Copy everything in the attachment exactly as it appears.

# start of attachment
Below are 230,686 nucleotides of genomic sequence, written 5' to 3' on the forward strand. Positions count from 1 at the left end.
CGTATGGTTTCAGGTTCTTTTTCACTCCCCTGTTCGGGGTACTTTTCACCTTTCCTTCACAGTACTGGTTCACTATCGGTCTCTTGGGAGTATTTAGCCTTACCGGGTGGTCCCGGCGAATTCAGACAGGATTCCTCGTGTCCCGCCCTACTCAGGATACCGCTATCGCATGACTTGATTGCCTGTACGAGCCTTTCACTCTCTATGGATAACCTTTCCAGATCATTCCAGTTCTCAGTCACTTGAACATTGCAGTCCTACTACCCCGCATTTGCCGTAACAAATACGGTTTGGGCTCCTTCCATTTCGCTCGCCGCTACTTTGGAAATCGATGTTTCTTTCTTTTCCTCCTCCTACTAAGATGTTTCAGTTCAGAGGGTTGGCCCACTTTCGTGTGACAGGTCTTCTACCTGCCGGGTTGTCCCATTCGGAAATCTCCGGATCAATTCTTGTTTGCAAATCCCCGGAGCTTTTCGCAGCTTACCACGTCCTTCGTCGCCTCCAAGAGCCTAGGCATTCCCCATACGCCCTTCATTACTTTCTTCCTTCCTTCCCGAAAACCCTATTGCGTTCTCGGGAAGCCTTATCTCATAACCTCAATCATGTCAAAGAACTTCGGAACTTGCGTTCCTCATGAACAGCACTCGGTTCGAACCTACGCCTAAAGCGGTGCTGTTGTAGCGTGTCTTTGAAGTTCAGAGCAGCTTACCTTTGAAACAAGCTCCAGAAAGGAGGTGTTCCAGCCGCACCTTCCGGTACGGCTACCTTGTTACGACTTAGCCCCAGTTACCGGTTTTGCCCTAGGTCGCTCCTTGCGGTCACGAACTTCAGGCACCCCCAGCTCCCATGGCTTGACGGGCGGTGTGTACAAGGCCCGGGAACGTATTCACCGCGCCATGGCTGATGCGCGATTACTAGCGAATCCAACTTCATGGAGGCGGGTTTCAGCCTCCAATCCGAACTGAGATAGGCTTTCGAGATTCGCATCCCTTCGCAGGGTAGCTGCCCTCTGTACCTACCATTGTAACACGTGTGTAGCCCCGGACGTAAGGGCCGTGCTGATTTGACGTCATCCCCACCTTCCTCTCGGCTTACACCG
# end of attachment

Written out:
Below are 230,686 nucleotides of genomic sequence, written 5' to 3' on the forward strand. Positions count from 1 at the left end.
CGTATGGTTTCAGGTTCTTTTTCACTCCCCTGTTCGGGGTACTTTTCACCTTTCCTTCACAGTACTGGTTCACTATCGGTCTCTTGGGAGTATTTAGCCTTACCGGGTGGTCCCGGCGAATTCAGACAGGATTCCTCGTGTCCCGCCCTACTCAGGATACCGCTATCGCATGACTTGATTGCCTGTACGAGCCTTTCACTCTCTATGGATAACCTTTCCAGATCATTCCAGTTCTCAGTCACTTGAACATTGCAGTCCTACTACCCCGCATTTGCCGTAACAAATACGGTTTGGGCTCCTTCCATTTCGCTCGCCGCTACTTTGGAAATCGATGTTTCTTTCTTTTCCTCCTCCTACTAAGATGTTTCAGTTCAGAGGGTTGGCCCACTTTCGTGTGACAGGTCTTCTACCTGCCGGGTTGTCCCATTCGGAAATCTCCGGATCAATTCTTGTTTGCAAATCCCCGGAGCTTTTCGCAGCTTACCACGTCCTTCGTCGCCTCCAAGAGCCTAGGCATTCCCCATACGCCCTTCATTACTTTCTTCCTTCCTTCCCGAAAACCCTATTGCGTTCTCGGGAAGCCTTATCTCATAACCTCAATCATGTCAAAGAACTTCGGAACTTGCGTTCCTCATGAACAGCACTCGGTTCGAACCTACGCCTAAAGCGGTGCTGTTGTAGCGTGTCTTTGAAGTTCAGAGCAGCTTACCTTTGAAACAAGCTCCAGAAAGGAGGTGTTCCAGCCGCACCTTCCGGTACGGCTACCTTGTTACGACTTAGCCCCAGTTACCGGTTTTGCCCTAGGTCGCTCCTTGCGGTCACGAACTTCAGGCACCCCCAGCTCCCATGGCTTGACGGGCGGTGTGTACAAGGCCCGGGAACGTATTCACCGCGCCATGGCTGATGCGCGATTACTAGCGAATCCAACTTCATGGAGGCGGGTTTCAGCCTCCAATCCGAACTGAGATAGGCTTTCGAGATTCGCATCCCTTCGCAGGGTAGCTGCCCTCTGTACCTACCATTGTAACACGTGTGTAGCCCCGGACGTAAGGGCCGTGCTGATTTGACGTCATCCCCACCTTCCTCTCGGCTTACACCG